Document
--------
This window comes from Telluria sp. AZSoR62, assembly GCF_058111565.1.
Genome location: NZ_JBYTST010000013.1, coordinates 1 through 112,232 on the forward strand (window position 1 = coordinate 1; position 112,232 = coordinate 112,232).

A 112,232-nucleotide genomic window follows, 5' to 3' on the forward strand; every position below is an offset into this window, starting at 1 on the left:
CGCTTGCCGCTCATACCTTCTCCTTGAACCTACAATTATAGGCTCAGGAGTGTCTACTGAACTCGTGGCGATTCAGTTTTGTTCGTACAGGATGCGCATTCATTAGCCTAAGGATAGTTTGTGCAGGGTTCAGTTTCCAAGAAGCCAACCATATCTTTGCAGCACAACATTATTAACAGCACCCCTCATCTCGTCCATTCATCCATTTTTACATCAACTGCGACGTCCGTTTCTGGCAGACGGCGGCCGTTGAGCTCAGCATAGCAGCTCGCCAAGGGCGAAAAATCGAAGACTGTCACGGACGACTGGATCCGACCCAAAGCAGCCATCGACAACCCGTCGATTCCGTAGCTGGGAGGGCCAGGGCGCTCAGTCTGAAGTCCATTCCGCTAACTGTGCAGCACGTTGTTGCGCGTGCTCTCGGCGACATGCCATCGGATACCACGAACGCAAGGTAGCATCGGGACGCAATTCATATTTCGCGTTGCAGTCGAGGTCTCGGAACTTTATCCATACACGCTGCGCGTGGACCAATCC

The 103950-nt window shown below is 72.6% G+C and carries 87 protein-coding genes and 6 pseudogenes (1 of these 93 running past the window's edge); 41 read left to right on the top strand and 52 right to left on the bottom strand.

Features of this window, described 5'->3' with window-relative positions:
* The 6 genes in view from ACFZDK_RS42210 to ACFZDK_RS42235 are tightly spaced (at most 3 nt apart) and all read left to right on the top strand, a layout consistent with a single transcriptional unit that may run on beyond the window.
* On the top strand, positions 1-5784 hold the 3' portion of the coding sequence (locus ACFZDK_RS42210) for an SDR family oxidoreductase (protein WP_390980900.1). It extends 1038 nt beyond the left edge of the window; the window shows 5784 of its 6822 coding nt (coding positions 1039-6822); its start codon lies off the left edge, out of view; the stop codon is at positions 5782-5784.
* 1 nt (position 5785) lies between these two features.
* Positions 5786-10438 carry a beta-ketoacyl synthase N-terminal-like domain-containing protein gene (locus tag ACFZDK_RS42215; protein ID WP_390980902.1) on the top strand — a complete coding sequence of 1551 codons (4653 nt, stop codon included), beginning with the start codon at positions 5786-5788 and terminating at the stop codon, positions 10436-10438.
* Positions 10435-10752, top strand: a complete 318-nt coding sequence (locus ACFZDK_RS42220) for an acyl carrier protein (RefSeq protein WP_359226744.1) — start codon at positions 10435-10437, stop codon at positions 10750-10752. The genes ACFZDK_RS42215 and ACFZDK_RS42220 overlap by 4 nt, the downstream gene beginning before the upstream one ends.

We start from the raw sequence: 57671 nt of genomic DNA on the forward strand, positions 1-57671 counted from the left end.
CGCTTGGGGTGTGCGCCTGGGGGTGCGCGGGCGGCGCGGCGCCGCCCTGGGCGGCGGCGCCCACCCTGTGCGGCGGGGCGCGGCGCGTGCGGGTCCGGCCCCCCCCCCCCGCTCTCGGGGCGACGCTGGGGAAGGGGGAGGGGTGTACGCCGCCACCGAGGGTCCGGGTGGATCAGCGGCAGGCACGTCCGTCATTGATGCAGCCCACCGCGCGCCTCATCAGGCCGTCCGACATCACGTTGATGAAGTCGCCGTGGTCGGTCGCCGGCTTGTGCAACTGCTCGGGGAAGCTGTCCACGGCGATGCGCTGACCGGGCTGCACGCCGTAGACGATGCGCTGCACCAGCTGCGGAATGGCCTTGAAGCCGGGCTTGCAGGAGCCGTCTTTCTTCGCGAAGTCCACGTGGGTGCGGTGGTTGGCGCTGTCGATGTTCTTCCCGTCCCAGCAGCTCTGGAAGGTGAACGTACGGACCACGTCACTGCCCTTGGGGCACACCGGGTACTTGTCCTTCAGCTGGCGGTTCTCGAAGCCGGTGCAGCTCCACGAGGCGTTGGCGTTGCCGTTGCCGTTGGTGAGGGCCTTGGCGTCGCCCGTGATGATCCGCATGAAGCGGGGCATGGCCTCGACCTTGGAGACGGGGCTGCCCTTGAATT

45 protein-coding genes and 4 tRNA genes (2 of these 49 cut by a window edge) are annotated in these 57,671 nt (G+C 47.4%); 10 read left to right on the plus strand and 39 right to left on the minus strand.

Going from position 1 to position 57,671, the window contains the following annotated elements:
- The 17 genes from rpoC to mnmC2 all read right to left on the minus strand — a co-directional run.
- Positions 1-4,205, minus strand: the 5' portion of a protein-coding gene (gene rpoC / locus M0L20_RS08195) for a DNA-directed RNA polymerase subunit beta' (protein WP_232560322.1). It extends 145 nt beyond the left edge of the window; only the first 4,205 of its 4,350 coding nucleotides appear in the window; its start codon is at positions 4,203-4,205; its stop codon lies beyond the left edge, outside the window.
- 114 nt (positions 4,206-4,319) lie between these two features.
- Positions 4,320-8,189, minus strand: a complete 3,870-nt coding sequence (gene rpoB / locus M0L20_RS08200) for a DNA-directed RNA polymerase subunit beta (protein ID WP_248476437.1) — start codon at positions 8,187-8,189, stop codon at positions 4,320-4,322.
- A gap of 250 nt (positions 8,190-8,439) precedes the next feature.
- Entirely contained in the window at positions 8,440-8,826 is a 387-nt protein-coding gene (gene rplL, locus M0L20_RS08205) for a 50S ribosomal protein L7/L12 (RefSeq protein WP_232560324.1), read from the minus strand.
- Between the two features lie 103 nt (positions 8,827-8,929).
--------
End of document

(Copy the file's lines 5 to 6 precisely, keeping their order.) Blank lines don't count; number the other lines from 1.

The 103950-nt window shown below is 72.6% G+C and carries 87 protein-coding genes and 6 pseudogenes (1 of these 93 running past the window's edge); 41 read left to right on the top strand and 52 right to left on the bottom strand.

Features of this window, described 5'->3' with window-relative positions: